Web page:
Perhaps most important to its success in the west is the sense of one-ness with its creators. Many times fans of particular media seek out connections with those who make it – reading interviews to find what works influenced them, investigating their childhood to find shared experiences, even attempting to find what activities they do in their spare time when not making art. Fans often yearn to be heard, to feel as though their needs are being met and the feeling that someone is catering to their tastes.

The release of the OVA in the early nineties was a clarion call for many western fans. Here was an animated work which seemed to speak directly to them. Like children on the playground making friends at recess, Crisis was an eager playmate – these creators reveled in cool robots and dark skylines, pop singers and sweatbands. Here was animation that fed those most basic human desires: a sense of belonging to a group, and more of a thing. A glorious, messy, wonderful mishmash of murderous cyborgs and cute girls piloting transforming motorcycles. Like an acne-riddled teen defending music whose chief quality is volume, western fans will often step up to the plate to defend Crisis without being able to articulate precisely what makes it resonate because, “It just gets me, okay?!”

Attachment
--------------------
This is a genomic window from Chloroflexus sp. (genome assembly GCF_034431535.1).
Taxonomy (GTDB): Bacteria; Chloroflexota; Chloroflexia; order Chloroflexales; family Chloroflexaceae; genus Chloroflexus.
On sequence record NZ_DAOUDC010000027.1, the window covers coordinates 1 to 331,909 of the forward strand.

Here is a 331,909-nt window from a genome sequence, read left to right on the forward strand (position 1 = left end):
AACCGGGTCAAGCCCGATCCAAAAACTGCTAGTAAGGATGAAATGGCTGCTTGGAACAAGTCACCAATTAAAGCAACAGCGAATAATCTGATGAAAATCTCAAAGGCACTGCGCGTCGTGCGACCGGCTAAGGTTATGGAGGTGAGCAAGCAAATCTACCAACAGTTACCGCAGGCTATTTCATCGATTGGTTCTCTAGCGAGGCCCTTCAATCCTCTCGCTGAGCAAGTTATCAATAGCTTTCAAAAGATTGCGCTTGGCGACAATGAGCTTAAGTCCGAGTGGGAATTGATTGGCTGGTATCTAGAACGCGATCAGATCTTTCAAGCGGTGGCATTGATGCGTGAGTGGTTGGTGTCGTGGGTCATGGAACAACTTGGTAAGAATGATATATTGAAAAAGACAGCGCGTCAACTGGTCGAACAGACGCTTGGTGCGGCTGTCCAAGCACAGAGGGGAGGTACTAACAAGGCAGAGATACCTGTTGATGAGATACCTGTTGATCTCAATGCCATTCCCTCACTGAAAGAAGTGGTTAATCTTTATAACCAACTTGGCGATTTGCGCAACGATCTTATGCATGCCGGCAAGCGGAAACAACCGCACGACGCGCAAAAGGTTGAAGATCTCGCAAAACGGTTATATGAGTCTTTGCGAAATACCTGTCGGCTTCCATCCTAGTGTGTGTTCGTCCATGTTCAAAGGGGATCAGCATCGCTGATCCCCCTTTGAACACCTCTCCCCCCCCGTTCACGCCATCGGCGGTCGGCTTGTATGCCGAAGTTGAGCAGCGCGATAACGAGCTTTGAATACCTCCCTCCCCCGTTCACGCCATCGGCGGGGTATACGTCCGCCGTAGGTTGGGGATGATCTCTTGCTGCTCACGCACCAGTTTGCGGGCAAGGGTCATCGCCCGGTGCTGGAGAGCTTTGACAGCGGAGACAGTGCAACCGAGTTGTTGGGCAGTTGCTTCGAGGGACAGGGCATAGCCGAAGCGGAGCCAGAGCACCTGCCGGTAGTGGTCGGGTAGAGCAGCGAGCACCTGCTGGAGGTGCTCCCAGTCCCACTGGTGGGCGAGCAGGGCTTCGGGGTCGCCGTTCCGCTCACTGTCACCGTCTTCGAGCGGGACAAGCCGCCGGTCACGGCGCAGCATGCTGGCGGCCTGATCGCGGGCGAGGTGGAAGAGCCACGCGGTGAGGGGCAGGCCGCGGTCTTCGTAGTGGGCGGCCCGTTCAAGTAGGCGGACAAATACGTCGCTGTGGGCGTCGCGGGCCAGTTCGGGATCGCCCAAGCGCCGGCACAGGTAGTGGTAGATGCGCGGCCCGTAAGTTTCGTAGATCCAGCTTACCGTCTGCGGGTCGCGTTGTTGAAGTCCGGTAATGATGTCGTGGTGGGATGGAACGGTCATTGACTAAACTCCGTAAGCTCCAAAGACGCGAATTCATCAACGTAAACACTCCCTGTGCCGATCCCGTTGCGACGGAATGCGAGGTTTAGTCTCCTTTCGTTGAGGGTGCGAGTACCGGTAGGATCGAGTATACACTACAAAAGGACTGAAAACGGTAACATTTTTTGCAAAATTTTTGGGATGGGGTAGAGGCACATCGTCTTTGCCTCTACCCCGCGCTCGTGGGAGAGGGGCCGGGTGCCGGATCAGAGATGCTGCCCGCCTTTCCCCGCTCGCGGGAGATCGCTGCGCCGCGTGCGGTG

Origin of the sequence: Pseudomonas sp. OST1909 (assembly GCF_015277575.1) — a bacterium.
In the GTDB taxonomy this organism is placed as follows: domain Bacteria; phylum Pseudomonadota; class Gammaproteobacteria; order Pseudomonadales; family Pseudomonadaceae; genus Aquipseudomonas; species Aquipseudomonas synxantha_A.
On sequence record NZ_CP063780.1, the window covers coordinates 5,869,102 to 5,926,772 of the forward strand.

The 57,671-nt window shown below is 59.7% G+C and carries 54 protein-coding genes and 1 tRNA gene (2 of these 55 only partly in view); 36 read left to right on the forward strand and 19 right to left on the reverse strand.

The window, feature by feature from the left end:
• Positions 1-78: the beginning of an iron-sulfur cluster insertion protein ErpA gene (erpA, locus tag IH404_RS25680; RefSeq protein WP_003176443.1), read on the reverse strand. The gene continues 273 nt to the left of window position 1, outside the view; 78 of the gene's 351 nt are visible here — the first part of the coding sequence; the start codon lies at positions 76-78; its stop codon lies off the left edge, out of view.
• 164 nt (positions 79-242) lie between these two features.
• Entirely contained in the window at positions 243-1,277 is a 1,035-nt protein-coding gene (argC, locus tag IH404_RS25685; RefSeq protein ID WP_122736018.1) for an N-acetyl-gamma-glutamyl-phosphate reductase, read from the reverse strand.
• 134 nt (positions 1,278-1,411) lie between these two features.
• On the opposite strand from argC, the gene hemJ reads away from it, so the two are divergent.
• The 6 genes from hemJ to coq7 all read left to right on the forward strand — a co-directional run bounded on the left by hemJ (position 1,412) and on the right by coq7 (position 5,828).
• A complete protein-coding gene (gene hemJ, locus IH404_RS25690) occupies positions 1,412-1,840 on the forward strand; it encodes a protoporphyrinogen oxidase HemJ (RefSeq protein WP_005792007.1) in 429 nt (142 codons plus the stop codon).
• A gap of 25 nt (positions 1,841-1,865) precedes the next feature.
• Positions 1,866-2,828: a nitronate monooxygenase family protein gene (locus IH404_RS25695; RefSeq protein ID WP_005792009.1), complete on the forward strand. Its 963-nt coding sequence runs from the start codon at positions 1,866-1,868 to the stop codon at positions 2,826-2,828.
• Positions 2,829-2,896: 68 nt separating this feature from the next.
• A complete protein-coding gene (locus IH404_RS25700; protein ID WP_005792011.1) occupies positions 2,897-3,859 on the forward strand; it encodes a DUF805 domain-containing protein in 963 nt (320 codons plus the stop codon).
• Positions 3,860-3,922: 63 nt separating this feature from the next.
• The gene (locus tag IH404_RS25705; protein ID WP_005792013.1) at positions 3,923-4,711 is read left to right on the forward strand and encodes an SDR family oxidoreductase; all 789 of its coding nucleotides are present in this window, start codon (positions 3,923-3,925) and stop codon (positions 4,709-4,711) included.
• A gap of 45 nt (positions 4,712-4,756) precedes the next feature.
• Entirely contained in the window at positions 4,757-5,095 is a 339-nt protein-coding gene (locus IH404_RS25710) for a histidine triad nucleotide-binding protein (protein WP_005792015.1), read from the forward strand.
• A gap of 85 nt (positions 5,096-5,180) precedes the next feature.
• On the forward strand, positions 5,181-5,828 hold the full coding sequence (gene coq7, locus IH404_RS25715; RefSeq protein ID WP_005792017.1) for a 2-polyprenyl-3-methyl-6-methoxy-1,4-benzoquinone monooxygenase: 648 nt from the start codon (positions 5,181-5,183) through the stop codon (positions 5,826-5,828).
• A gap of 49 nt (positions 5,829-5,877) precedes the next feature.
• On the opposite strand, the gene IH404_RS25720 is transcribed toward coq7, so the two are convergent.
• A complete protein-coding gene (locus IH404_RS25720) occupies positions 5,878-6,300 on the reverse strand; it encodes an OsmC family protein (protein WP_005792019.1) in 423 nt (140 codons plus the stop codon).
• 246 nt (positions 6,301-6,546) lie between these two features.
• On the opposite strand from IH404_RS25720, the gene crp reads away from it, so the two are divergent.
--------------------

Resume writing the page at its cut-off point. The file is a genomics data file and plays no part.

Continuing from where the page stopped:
Many have criticized the series’ inconsistency and lack of depth, and rightfully so in most respects. Due to its long production time and numerous creative staff changes, at times it feels as though there is little connective tissue between each volume, even for an episodic show. Very little of the world is explained beyond the current situation that the characters are facing, and often times what could be an opportunity to explore the nuances of a dark, over-digitized future ends up being that much more fodder for action sequences. Other than Priss, much of the cast is forgettable and even our primary heroine stands out more for her attitude and synth-pop chops than any deep revelations about her personality. Even the term cyberpunk feels like a poor fit, given that any dystopian or transhumanist elements are essentially window dressing for chromed-out future tech.